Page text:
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Which young girl who encounters Miss Eliza Bennet in Pride and Prejudice does not find herself as intrigued and charmed by her personality as is Mr. Darcy? Who hasn’t imagined themselves to be as witty, independent, intelligent, thoughtful, and spirited as this much beloved literary heroine?

While perhaps not a book to fuel young men’s dreams, its writer Jane Austen is one of the very few pre-twentieth-century female writers accorded male respect (and any others who come to mind are all mid-to-late Victorian writers: E.B. Browning, C. Bronte (E. Bronte considered too wild!), G. Eliot, H.B. Stowe, E. Dickenson; as a Regency writer, Austen seems to have somehow startled the Establishment into finally including a woman among the ranks of fine writers.

Even then there’s a caveat – that, while she wrote well, the content of her books were too frivolous for serious thinkers – courtship, romance, and the importance of marriage has, after all, remained firmly chick-lit into the 21st century despite the absolute significance of marriage to the male gender as well.

Therefore, I found it surprizing to read that soldiers in WWI carried Jane Austen’s novels into the trenches, and they were especially recommended to soldiers suffering from shell-shock. What is it about these novels that they were prescribed by doctors as a form of treatment for those whose profession, arguably, can be considered the most masculine?

Claudia Johnson, a professor at Princeton recently reviewed in The Economist July 21st 2012, writes about how people have responded to and re-created portraits of Austen and tracks the reception and value of Austen’s work in Jane Austen’s Cults and Cultures. From the Victorian belief in Austen’s idealized pastoral England as a contrast to the grimness of a more industrialized age (an idea we are familiar with given that the opening ceremony of the London Olympics made that very contrast in the first 20 minutes) to her being seen as the epitome of all things English worth fighting for in WWII or more currently re-imagined in movies such as Finding Jane or Emma (with such different actors as Gwenyth Paltrow and Alicia Silverstone in Clueless playing that role), it appears that Austen’s writing weaves its magic on every generation of readers. While writing about a very class-driven society at a particular moment in British history, Austen’s very English stories have also been translated by other hierarchically structured cultures as we see in the Indian made Bride and Prejudice. Perhaps that ordered structure translates well on the battlefield, where trusting others was literally a matter of life and death?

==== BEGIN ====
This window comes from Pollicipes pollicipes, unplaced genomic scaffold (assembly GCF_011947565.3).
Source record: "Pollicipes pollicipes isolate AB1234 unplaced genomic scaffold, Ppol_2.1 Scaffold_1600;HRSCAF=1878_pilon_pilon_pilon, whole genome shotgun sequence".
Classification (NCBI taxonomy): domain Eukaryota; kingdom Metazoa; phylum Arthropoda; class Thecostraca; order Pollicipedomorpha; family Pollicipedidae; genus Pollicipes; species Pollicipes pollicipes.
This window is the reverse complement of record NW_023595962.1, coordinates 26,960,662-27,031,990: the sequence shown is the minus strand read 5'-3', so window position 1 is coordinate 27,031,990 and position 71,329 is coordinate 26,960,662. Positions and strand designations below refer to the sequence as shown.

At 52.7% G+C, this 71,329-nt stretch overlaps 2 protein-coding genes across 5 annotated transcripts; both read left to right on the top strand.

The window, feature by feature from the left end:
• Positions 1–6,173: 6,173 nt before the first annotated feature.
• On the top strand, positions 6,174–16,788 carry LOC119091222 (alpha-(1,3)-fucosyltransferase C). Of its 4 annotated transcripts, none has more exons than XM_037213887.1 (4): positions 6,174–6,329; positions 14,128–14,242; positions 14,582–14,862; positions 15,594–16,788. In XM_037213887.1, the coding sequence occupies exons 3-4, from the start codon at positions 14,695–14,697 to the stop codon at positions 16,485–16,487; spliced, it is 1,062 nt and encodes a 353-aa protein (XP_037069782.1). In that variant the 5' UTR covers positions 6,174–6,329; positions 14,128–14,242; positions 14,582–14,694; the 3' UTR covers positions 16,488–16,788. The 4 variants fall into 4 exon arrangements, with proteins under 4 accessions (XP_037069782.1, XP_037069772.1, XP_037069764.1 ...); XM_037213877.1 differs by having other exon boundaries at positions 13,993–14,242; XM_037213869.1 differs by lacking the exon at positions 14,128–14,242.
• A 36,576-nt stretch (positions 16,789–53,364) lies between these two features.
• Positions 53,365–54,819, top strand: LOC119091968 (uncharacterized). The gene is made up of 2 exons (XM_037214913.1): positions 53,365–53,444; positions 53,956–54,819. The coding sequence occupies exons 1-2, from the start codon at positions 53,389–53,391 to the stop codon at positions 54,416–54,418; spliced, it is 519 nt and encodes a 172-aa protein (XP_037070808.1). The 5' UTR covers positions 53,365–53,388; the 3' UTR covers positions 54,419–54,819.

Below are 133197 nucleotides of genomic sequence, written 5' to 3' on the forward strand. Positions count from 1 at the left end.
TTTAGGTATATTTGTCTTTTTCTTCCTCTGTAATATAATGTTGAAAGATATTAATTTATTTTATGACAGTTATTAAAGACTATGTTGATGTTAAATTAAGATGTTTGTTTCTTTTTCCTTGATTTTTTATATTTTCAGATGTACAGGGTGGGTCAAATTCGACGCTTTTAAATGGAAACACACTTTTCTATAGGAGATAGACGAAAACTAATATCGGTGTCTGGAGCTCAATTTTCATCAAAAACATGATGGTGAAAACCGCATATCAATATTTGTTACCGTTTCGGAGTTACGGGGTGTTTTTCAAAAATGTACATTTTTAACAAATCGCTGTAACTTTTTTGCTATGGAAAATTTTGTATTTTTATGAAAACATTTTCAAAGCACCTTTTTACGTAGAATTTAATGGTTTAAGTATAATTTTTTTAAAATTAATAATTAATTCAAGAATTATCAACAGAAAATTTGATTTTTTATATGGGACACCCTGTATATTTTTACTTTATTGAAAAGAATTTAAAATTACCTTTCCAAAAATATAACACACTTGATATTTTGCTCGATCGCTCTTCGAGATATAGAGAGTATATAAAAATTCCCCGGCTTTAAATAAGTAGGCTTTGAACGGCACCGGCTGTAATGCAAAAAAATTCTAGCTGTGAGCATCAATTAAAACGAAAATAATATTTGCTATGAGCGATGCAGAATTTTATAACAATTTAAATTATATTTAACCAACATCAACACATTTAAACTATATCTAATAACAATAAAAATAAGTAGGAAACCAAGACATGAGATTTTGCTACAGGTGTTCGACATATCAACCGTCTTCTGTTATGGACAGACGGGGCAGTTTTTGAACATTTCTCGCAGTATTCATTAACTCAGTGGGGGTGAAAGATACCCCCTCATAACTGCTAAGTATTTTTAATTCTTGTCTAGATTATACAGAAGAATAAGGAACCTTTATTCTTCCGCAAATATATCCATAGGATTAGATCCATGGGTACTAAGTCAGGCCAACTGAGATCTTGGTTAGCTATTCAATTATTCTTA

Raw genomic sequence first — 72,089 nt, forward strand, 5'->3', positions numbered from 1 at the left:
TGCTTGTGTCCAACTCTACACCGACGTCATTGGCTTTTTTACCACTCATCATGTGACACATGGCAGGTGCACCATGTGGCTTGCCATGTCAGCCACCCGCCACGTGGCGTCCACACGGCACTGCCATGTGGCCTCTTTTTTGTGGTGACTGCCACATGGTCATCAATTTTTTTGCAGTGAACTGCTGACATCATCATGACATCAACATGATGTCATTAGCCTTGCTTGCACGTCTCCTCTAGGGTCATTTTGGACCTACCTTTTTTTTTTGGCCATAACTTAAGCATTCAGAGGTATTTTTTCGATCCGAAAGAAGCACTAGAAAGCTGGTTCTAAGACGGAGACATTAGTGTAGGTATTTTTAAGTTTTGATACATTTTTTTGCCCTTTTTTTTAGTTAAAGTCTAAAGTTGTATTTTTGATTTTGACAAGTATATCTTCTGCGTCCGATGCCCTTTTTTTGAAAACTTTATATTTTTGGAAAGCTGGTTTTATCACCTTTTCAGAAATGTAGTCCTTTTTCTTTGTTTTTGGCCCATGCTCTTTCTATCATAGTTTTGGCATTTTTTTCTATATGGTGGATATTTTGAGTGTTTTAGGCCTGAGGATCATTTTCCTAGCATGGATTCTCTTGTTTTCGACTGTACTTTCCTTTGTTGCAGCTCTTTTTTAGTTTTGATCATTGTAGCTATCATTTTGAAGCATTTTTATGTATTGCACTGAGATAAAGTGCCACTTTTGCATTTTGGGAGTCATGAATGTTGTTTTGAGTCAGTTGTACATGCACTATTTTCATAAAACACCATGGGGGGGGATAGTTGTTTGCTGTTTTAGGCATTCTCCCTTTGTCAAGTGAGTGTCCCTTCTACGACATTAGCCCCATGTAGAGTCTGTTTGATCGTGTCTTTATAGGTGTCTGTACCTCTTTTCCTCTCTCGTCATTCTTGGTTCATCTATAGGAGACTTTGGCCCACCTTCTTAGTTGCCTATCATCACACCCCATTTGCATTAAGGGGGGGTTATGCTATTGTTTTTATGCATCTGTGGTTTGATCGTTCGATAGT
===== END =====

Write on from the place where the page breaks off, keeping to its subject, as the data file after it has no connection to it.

The connection between WWI soldiers and Austen has been fictionalized in a short story by Kipling, who himself lost his son in 1915 at the Battle of Loos. Kipling used reading Austen’s books aloud to his wife and daughter as a means to soften his guilt for helping his son enlist despite his son being rejected twice because of his poor eyesight. Published in 1924, “The Janeites” is about a group of soldiers connected through their love of Austen regardless of their social class. When battle leaves one sole Janeite survivor, Humberstall, his love of Austen endears him to a nurse who helps to smuggle him onto a hospital train, thereby saving his life. To remember the dead, Humberstall continues to read the novels when back home in England.

As for Humberstall, it is not just a generation of readers who come to a book with new insight; one individual can have very different experiences reading the same book later in life, and, while it might have been a salve, an escape, when first read – a reminder of home – or a means to bind soldiers in an neo-Augustan brotherhood , if a WWI veteran picked up her works once again, Austen would become a reminder of the horrors he had faced in Ypres, Verdun, or Loos. Austen had entered the trenches.

– Eleni Anastasiou, August 21st 2012

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